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Environmentalism Trashed Again By: James K. Glassman
AEI | Saturday, December 20, 2003

The Danish Ministry of Science, Technology and Innovation today severely repudiated a board which, a year ago, had judged The Skeptical Environmentalist, the best-selling book by Bjorn Lomborg, "objectively dishonest" and "clearly contrary to the standards of good scientific practice."

Lomborg's book--with 2,930 footnotes, 1,800 bibliographical references, 173 figures and nine tables--powerfully challenged the conventional wisdom that the world's environment was going to hell. When it was published in English in 2001, the book, published by the distinguished Cambridge University Press, was praised in the Washington Post, the Economist and elsewhere.

That reception provoked panic among radical greens. In early 2002, the Economist reported that "Mr. Lomborg is being called a liar, a fraud and worse. People are refusing to share a platform with him. He turns up in Oxford to talk about this book, and the author . . . of a forthcoming study on climate change throws a pie in his face."

In January 2002, Scientific American magazine published a special section titled "Science Defends Itself Against 'The Skeptical Environmentalist.'" Articles by perfervid critics of Lomborg covered 11 pages. All this attention, however, served merely to boost sales of the book, which nearly two years after its publication still ranked first in its category on Amazon.com.

Then, in January, came what enviros figured would be the coup de grace: a report by the Danish Committees on Scientific Dishonesty (DCSC). The report was, to be charitable, a piece of junk, but its conclusions, coming from an official body, were nonetheless given prominent display in world media. The New York Times headlined its page 7 story by Andrew Revkin, "Environment and Science: Danes Rebuke a 'Skeptic.'"

Now, the Danes have issued a well-deserved rebuke to the rebukers.

The Ministry of Science characterized the DCSC's treatment of the case as "dissatisfactory," "deserving criticism," and "emotional." It found that the ruling was "completely void of argumentation."

No kidding. The DCSC simply relied on excerpts from the Scientific American smears. The only other evidence came from Time magazine.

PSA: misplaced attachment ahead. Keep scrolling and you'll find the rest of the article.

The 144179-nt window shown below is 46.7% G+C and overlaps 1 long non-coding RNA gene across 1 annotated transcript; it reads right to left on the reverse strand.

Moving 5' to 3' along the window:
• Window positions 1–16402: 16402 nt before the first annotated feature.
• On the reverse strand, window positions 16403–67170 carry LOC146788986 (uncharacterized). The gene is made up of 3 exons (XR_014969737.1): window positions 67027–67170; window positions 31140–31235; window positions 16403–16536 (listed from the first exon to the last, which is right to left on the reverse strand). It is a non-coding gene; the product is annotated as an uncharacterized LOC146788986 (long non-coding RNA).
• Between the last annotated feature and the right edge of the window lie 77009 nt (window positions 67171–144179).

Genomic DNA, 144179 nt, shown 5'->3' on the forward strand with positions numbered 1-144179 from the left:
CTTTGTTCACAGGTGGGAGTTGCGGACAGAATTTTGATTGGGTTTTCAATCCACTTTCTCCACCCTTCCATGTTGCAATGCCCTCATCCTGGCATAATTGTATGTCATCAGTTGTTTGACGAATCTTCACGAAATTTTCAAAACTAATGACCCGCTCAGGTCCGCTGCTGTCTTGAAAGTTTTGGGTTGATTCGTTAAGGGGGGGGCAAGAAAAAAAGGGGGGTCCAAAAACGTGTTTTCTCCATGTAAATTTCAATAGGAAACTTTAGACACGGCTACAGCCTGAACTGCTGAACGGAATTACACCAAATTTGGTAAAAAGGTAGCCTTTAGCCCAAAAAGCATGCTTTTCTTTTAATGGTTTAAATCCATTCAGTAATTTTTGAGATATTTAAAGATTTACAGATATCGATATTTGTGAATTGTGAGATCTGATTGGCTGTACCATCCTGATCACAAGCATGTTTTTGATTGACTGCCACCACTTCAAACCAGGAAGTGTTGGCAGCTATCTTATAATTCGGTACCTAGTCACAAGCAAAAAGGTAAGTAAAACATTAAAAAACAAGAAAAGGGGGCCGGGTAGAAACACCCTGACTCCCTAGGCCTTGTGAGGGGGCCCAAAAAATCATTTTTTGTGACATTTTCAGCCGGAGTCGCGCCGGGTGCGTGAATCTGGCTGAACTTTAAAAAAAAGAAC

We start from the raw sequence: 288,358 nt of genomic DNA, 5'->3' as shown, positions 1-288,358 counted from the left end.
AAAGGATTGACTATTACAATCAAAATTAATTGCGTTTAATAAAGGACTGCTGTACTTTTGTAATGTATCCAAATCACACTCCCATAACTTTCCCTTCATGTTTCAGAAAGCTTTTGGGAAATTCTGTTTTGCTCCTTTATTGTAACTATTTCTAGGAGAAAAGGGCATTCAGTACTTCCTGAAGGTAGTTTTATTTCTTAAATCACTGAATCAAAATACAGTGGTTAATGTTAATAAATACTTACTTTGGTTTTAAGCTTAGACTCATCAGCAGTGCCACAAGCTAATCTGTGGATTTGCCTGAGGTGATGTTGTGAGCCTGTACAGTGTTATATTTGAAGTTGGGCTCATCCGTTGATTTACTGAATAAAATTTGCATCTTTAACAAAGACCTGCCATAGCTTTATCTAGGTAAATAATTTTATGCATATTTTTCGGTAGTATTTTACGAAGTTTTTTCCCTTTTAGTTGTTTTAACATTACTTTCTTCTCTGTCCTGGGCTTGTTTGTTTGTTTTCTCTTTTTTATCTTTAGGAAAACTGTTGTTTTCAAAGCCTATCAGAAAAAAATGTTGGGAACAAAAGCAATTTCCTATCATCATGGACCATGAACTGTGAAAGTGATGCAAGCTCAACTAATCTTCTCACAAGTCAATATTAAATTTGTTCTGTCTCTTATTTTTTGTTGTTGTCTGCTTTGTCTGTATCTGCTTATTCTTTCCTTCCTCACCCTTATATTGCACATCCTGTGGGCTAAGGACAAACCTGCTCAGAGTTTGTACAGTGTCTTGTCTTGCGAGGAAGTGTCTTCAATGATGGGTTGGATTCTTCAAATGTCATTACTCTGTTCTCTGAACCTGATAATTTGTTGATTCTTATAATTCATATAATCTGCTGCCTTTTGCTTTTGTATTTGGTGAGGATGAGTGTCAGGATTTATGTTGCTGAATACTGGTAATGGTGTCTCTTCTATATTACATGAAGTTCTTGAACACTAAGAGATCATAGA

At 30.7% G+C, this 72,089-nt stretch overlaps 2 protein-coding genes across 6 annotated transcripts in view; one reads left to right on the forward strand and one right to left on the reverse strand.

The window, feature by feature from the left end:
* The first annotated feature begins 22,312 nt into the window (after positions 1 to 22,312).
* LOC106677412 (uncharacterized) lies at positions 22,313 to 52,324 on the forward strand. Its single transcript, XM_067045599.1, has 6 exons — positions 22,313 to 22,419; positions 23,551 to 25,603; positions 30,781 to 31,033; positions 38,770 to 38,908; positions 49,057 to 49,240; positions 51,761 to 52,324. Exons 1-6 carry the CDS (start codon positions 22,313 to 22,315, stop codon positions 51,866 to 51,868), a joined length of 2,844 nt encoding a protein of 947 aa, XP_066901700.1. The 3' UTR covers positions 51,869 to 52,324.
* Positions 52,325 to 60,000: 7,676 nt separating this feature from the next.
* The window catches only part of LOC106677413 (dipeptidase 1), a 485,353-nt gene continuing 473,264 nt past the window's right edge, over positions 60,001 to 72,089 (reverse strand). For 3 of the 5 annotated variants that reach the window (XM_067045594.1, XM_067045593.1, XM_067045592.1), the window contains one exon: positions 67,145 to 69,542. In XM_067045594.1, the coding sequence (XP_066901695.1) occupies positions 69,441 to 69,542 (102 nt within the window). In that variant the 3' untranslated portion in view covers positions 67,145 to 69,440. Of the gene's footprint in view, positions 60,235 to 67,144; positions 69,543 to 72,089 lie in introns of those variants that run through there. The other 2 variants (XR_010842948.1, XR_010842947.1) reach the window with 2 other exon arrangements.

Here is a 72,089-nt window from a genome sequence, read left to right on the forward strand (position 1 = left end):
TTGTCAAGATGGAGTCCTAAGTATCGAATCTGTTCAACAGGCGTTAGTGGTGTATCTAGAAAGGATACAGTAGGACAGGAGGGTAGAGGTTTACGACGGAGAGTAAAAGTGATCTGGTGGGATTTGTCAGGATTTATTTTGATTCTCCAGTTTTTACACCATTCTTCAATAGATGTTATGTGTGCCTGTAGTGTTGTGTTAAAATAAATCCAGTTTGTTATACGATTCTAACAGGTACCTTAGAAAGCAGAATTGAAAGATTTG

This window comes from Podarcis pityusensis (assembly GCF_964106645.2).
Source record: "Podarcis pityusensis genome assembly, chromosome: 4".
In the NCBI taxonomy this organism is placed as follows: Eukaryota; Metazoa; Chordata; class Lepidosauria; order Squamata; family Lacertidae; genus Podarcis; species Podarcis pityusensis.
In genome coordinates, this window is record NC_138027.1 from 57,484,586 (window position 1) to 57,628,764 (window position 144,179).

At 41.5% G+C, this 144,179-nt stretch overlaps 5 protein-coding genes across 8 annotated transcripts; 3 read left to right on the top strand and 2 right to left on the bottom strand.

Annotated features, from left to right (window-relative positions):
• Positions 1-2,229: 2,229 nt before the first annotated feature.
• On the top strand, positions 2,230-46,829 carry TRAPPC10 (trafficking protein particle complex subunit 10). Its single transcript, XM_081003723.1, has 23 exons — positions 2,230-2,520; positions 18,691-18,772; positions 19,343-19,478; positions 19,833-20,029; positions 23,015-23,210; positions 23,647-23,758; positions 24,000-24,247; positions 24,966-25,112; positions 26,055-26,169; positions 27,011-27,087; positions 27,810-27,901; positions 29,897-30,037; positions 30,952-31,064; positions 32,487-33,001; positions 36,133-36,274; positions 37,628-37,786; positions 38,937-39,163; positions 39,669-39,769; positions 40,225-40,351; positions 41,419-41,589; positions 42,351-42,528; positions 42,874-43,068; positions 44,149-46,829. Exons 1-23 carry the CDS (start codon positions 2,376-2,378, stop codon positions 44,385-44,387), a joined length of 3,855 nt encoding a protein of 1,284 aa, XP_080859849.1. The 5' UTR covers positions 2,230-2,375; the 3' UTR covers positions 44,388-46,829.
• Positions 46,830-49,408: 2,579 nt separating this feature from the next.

In its conclusion, the Ministry sent the case back to the DCSD "with an injunction that the DCSD should allow itself to be advised by the Danish Social Science Research Council in matters regarding good scientific practice. In summary, the Ministry must also state that, in its opinion, the treatment by the DCSD of this case deserves criticism."

The ministry's decision is the latest in a series of setbacks for environmental radicals in recent months. I just returned from COP-9, the big United Nations conference on global warming, held in Milan. Never have I seen enviros so dispirited or in such disarray. The Kyoto Protocol, which requires severe cutbacks in carbon-dioxide emissions, is clearly dead. The Europeans are still waiting for the Russians to ratify the treaty. Instead, the Russians are making the most cogent case, intellectually and economically, against it.

Meanwhile, new reports have repudiated Michael Mann's "hockey stick" theory of sharply rising temperatures, a mainstay of warming enthusiasts; have shown that the last century was not particularly warm in comparison with other, pre-industrial periods; and have made a strong case for solar activity, not human intervention, as the main factor in warming.

Earlier, the U.S. Senate soundly defeated the McCain-Lieberman bill, which would have foisted a "Kyoto Lite" on the United States. The bill lost despite the fact that Sen. McCain sold it as costing just $20 per family (a study by Charles River Associates found otherwise, but the green propaganda made the bill sound not disruptive at all, and still it lost).

And now, the vindication of Lomborg--the mild-mannered statistician who simply said that the emperor had no clothes.

James K. Glassman is a resident fellow at the American Enterprise Institute, and host of TechCentralStation.com. He is also chairman of Investors Action, a new advocacy organization for America's small investors.

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